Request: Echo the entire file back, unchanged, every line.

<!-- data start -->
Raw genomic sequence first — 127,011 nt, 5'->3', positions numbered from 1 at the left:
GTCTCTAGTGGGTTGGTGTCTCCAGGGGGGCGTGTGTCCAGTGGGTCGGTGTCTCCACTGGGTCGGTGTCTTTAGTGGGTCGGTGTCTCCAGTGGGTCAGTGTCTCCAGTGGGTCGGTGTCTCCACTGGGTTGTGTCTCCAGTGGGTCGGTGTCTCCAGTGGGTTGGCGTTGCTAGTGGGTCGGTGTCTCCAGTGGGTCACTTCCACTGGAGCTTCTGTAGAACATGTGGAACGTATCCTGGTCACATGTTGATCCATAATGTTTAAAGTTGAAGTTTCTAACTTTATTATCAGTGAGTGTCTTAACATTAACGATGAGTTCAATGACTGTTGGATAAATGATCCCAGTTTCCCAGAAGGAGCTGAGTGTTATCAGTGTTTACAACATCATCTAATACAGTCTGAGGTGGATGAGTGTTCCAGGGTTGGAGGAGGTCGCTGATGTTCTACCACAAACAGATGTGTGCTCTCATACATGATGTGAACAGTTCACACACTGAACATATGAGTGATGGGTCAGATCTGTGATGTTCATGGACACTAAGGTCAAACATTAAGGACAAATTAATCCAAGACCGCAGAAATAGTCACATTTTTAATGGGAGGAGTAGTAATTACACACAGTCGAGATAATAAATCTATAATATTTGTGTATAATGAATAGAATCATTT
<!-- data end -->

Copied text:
Raw genomic sequence first — 127,011 nt, 5'->3', positions numbered from 1 at the left:
GTCTCTAGTGGGTTGGTGTCTCCAGGGGGGCGTGTGTCCAGTGGGTCGGTGTCTCCACTGGGTCGGTGTCTTTAGTGGGTCGGTGTCTCCAGTGGGTCAGTGTCTCCAGTGGGTCGGTGTCTCCACTGGGTTGTGTCTCCAGTGGGTCGGTGTCTCCAGTGGGTTGGCGTTGCTAGTGGGTCGGTGTCTCCAGTGGGTCACTTCCACTGGAGCTTCTGTAGAACATGTGGAACGTATCCTGGTCACATGTTGATCCATAATGTTTAAAGTTGAAGTTTCTAACTTTATTATCAGTGAGTGTCTTAACATTAACGATGAGTTCAATGACTGTTGGATAAATGATCCCAGTTTCCCAGAAGGAGCTGAGTGTTATCAGTGTTTACAACATCATCTAATACAGTCTGAGGTGGATGAGTGTTCCAGGGTTGGAGGAGGTCGCTGATGTTCTACCACAAACAGATGTGTGCTCTCATACATGATGTGAACAGTTCACACACTGAACATATGAGTGATGGGTCAGATCTGTGATGTTCATGGACACTAAGGTCAAACATTAAGGACAAATTAATCCAAGACCGCAGAAATAGTCACATTTTTAATGGGAGGAGTAGTAATTACACACAGTCGAGATAATAAATCTATAATATTTGTGTATAATGAATAGAATCATTT